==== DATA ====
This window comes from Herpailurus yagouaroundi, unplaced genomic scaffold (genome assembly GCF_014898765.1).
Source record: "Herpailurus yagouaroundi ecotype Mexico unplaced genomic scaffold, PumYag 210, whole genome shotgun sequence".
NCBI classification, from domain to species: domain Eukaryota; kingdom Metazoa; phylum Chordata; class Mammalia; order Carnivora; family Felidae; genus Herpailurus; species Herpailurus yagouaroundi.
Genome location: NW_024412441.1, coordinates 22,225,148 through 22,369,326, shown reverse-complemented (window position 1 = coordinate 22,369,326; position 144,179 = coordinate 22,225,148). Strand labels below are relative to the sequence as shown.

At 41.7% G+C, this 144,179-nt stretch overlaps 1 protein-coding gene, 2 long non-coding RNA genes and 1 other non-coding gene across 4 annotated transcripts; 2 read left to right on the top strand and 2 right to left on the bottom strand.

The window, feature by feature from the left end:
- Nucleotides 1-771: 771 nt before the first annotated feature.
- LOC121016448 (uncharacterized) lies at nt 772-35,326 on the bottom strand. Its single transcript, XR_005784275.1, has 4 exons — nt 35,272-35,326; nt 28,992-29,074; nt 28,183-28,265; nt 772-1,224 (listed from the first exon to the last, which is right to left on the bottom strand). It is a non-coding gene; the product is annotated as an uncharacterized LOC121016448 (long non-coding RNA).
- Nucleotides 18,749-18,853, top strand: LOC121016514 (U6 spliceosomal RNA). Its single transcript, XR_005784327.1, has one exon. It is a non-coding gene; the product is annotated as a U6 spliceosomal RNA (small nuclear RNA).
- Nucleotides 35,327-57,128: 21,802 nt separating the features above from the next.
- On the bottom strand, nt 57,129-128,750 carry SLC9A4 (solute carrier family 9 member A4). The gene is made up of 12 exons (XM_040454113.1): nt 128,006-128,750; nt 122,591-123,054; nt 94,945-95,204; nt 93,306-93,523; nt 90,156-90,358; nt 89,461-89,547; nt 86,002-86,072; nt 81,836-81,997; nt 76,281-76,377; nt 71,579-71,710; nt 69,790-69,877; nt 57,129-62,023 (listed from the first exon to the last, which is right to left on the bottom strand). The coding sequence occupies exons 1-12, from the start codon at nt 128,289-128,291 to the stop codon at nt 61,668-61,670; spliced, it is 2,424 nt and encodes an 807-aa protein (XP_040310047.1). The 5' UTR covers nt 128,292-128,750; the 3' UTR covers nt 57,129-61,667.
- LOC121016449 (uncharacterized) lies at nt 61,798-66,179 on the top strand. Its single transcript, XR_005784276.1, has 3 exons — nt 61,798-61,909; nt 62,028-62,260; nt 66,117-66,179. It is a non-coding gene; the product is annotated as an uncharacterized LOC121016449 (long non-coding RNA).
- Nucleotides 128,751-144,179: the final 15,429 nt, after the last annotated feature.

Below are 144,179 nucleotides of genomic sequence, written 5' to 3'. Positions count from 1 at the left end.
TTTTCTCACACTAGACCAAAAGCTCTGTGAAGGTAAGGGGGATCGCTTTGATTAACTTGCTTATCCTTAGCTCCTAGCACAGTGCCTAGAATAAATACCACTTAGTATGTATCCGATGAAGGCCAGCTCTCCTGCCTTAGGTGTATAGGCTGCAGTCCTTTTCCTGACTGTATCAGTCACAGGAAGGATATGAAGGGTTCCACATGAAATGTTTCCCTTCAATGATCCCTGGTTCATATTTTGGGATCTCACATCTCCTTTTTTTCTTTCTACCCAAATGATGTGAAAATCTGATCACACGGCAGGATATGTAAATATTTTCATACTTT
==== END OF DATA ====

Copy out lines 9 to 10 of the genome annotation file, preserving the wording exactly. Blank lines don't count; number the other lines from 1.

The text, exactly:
- Nucleotides 18,749-18,853, top strand: LOC121016514 (U6 spliceosomal RNA). Its single transcript, XR_005784327.1, has one exon. It is a non-coding gene; the product is annotated as a U6 spliceosomal RNA (small nuclear RNA).
- Nucleotides 35,327-57,128: 21,802 nt separating the features above from the next.